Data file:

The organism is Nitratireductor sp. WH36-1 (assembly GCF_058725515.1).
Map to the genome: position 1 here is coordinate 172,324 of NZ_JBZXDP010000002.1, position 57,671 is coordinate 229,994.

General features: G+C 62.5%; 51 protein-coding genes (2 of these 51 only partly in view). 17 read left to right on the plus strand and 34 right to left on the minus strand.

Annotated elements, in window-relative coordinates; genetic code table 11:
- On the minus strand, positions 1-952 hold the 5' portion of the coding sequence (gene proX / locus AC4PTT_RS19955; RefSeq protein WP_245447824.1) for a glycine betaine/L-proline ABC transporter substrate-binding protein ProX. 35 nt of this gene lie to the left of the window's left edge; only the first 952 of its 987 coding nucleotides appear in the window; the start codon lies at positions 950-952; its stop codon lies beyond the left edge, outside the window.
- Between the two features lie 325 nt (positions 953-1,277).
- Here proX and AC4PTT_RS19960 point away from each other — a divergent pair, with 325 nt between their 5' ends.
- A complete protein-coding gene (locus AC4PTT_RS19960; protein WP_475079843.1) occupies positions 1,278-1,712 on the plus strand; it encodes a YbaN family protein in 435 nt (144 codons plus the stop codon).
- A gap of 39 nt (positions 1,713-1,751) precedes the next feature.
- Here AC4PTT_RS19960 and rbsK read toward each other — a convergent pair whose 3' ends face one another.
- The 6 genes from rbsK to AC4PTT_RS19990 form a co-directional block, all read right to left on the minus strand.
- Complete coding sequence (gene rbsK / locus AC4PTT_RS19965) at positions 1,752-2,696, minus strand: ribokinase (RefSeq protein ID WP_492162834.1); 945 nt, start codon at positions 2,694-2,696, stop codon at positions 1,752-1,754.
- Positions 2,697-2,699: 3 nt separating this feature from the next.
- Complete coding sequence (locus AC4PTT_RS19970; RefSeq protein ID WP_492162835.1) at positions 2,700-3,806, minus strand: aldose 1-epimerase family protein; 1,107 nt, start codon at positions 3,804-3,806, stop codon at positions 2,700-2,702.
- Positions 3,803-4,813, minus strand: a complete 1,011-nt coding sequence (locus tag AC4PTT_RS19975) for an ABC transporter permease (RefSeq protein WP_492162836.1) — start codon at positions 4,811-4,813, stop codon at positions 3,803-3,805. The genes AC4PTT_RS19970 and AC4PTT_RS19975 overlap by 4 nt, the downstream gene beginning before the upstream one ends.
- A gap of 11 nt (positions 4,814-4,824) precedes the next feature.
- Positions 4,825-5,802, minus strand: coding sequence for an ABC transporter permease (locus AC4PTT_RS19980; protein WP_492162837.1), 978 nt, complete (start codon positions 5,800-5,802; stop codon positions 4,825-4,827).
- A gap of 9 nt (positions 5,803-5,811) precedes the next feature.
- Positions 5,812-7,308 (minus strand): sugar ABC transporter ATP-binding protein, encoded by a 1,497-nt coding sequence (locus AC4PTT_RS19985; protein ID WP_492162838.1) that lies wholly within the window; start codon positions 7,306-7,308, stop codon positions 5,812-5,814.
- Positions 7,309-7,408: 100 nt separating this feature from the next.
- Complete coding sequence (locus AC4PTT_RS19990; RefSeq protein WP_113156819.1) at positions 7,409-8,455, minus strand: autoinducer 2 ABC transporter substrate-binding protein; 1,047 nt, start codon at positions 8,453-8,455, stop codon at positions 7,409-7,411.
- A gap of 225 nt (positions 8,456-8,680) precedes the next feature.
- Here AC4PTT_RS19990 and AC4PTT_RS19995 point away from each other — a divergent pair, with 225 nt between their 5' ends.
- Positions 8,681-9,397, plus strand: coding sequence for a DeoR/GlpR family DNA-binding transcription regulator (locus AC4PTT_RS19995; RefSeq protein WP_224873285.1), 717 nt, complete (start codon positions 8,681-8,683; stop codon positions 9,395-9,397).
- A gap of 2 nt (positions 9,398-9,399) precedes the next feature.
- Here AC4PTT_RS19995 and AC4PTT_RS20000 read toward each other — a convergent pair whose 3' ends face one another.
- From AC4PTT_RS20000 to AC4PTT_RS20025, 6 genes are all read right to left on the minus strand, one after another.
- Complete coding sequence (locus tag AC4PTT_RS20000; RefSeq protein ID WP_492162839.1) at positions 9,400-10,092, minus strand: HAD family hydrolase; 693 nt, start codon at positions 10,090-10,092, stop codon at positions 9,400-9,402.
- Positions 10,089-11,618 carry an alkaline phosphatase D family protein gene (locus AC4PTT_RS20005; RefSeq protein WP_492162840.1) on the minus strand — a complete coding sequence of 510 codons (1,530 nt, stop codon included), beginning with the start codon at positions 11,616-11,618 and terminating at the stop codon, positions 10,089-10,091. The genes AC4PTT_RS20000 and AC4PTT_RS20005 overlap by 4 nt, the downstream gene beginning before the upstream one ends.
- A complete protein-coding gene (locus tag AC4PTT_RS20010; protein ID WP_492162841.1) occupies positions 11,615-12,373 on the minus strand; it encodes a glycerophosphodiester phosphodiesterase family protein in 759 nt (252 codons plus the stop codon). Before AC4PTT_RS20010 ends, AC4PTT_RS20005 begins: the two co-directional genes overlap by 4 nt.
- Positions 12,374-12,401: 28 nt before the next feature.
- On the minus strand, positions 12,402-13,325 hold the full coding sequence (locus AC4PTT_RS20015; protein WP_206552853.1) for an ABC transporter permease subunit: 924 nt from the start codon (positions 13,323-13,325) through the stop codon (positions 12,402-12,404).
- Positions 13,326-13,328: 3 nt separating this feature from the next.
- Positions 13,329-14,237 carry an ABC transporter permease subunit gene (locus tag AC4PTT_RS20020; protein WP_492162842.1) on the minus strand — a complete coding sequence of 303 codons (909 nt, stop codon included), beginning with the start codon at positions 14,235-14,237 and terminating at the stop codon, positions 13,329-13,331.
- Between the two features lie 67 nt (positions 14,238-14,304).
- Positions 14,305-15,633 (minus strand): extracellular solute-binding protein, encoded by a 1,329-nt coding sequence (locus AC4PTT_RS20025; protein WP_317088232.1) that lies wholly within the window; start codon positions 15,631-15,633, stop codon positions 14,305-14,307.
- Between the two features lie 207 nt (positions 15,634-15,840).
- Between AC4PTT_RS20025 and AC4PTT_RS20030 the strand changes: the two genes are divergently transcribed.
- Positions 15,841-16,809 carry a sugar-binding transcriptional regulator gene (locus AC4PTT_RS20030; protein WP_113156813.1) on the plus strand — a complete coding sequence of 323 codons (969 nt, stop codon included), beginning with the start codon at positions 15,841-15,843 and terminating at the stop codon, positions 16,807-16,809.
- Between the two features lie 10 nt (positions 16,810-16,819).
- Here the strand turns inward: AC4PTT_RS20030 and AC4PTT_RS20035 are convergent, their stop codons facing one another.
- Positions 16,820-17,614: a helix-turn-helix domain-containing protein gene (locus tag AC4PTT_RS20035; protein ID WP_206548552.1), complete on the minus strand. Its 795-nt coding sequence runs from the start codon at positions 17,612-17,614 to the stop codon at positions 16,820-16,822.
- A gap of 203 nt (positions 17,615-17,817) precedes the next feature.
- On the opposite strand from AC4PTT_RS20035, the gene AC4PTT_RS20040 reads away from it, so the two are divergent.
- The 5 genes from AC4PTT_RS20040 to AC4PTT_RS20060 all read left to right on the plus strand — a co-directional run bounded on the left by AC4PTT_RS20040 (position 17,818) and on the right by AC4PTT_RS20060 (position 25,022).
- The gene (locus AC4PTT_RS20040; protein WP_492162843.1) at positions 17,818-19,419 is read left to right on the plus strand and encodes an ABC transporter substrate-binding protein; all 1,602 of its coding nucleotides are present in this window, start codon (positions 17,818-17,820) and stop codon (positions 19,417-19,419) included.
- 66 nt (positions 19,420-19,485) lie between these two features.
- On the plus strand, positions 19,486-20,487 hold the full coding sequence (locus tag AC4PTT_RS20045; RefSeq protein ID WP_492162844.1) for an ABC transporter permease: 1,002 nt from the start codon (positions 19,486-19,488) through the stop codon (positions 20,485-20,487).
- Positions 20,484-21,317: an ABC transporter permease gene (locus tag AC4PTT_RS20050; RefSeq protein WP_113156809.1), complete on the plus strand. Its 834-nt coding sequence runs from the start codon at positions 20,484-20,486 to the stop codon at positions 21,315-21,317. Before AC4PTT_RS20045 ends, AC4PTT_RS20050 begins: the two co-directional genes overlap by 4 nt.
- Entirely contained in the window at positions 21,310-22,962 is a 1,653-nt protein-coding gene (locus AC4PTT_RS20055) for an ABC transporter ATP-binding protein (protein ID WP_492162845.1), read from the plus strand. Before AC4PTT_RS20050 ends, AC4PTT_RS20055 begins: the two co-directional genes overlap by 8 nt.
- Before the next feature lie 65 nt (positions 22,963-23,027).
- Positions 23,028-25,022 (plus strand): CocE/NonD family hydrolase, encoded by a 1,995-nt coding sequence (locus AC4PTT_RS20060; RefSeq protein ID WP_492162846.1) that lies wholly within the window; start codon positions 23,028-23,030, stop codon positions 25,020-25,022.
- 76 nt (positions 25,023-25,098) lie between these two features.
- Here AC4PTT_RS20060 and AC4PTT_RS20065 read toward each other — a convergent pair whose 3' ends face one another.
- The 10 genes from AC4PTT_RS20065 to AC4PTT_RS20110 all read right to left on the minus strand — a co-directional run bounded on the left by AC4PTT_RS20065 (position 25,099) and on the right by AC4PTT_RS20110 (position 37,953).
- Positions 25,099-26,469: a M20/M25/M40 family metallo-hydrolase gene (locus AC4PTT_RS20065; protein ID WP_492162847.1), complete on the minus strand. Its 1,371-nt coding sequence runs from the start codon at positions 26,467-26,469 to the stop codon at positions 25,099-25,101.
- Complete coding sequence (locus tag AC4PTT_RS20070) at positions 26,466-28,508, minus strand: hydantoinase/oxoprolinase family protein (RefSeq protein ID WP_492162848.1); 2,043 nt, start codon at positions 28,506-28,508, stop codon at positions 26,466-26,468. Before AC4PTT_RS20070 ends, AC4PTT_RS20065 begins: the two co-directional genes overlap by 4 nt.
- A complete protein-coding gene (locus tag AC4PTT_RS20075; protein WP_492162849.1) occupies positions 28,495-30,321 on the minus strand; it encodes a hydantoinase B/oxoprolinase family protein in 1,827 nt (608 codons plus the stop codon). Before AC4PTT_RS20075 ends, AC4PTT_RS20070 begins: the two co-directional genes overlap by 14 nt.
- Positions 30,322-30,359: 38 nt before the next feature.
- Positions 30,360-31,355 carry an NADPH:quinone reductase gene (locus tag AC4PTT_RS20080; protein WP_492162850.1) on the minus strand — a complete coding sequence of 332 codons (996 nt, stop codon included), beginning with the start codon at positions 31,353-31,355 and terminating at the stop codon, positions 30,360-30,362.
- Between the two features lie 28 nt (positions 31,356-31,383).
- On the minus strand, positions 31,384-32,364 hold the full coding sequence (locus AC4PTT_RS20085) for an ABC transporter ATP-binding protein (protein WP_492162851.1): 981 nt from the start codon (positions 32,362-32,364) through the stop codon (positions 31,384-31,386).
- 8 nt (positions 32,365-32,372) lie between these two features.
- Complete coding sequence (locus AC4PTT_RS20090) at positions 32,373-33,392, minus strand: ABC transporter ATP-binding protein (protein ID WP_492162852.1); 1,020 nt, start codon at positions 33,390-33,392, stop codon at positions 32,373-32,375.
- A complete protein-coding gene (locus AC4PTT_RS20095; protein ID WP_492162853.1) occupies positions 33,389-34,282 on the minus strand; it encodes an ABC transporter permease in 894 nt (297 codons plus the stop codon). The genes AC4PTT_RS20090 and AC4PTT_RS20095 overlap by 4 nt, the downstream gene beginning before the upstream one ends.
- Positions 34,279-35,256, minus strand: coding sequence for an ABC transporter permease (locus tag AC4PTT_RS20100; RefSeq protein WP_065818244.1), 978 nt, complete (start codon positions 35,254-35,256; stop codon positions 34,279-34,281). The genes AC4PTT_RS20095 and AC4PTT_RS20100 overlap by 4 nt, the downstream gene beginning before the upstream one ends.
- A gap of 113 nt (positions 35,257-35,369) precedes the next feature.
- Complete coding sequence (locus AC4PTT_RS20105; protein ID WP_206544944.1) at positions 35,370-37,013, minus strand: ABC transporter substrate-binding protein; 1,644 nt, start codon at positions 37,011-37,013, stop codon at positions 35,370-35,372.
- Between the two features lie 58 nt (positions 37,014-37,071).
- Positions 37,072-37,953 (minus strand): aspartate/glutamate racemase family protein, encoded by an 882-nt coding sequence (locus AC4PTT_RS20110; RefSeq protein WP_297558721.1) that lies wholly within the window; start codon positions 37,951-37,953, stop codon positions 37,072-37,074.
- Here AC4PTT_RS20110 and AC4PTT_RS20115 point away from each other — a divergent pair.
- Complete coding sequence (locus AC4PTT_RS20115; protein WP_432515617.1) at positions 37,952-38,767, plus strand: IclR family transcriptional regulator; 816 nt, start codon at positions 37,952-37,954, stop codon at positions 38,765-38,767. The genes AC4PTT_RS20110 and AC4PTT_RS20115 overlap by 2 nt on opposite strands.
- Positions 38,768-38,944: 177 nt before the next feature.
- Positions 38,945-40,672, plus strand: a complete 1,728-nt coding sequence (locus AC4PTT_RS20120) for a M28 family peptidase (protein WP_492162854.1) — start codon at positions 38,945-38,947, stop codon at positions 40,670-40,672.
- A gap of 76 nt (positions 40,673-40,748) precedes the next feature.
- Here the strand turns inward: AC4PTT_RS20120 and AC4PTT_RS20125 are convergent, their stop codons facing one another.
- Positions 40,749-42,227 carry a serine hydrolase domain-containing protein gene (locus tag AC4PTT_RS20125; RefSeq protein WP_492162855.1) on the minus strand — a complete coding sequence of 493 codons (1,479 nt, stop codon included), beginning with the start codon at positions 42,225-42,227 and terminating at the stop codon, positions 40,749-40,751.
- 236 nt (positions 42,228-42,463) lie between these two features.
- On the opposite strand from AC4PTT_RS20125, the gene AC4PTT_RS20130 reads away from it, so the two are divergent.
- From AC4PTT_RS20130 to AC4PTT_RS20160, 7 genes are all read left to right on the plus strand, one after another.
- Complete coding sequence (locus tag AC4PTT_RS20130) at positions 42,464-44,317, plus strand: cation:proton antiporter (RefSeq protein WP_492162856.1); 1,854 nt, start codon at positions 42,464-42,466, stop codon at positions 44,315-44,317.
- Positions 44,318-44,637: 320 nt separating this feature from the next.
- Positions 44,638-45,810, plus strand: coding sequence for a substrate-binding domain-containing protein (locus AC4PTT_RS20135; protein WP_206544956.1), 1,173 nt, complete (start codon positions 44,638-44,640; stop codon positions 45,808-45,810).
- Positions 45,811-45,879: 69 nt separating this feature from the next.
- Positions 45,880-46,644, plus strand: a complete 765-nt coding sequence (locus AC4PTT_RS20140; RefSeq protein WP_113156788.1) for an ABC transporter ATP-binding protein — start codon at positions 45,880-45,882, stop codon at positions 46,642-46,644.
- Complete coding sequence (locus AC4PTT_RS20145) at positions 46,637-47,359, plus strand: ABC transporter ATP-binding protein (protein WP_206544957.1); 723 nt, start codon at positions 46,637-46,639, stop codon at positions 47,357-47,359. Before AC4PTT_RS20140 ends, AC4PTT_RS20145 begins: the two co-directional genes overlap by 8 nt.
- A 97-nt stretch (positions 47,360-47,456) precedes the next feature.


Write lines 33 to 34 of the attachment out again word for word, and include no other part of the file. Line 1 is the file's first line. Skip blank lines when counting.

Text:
- Positions 13,326-13,328: 3 nt separating this feature from the next.
- Positions 13,329-14,237 carry an ABC transporter permease subunit gene (locus tag AC4PTT_RS20020; protein WP_492162842.1) on the minus strand — a complete coding sequence of 303 codons (909 nt, stop codon included), beginning with the start codon at positions 14,235-14,237 and terminating at the stop codon, positions 13,329-13,331.